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The Hustler’s Piper Laurie: We Won’t See Her Like Again

Actress Piper Laurie cast off this mortal coil at age 91 on October 13 of this year, and while she may not have been a household name, she leaves behind a legacy of phenomenal Oscar-worthy performances that lovers of film will always remember. Nominated for playing the stern mother of deaf daughter Marlee Matlin in Children of a Lesser God (1986), Laurie gave a chilling Oscar-nominated performance ten years earlier as Sissy Spacek’s deranged mother in Carrie. As Roger Ebert said of her performance, she “translated her own psychotic fear of sexuality into a twisted personal religion.”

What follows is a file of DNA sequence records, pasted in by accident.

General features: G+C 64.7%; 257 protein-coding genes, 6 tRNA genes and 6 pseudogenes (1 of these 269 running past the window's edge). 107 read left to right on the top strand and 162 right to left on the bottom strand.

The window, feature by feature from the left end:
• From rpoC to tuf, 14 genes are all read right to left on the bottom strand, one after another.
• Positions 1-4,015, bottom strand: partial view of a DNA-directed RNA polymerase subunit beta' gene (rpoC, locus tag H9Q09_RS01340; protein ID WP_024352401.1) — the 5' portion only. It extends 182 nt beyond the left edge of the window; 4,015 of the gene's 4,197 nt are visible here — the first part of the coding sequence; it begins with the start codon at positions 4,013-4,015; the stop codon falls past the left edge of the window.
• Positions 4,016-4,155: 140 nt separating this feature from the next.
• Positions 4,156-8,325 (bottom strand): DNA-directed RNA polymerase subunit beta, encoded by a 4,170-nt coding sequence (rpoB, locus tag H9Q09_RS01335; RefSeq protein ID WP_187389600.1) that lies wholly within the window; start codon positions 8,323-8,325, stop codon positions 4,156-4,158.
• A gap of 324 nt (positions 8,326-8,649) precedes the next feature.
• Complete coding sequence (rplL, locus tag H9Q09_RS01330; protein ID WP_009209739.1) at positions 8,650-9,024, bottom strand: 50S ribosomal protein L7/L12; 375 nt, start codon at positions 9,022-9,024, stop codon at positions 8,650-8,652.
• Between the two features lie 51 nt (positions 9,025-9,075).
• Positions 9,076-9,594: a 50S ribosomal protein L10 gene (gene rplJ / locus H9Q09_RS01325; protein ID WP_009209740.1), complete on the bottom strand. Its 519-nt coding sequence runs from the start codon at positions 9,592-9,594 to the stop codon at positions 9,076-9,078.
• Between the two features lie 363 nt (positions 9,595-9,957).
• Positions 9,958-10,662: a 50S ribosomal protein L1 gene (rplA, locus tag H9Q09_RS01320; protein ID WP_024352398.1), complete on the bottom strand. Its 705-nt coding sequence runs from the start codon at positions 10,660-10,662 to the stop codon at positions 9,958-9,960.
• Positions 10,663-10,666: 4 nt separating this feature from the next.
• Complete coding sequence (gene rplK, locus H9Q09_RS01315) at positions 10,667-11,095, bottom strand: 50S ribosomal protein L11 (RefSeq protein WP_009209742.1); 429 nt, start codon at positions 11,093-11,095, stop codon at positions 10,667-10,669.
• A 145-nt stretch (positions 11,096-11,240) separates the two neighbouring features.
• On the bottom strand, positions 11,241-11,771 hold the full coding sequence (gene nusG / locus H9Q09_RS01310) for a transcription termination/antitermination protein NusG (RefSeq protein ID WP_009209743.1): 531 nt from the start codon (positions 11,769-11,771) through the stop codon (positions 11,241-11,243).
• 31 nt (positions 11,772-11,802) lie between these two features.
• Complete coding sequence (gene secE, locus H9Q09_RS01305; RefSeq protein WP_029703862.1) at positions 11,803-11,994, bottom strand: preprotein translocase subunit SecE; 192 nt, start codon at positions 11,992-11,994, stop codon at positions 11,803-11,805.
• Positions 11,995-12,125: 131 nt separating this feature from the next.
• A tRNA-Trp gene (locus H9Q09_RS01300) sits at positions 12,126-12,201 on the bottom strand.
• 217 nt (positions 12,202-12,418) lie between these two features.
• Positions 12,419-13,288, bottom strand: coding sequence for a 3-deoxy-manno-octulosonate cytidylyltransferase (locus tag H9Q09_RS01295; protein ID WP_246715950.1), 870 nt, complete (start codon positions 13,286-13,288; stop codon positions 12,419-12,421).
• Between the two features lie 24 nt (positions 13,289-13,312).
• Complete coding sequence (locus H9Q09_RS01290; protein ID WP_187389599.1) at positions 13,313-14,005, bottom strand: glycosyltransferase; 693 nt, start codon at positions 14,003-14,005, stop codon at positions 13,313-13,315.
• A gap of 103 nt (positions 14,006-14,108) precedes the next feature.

However, Laurie’s greatest endeavor as an actress — perhaps among the greatest by any actress or actor in movie history–was appropriately delivered in one of the best works of American neo-realism audiences have ever seen. In The Hustler (1961), cowritten, directed, and produced by the under-appreciated Robert Rossen, she hauntingly played Sarah Packard, the crippled, pretty, alcoholic girlfriend of Paul Newman’s Eddie Felson to earn her first Oscar nomination.  As we mourn Laurie’s passing, it seems appropriate to take a look back at her masterful performance, examining how she came to it, and what she brought to the role.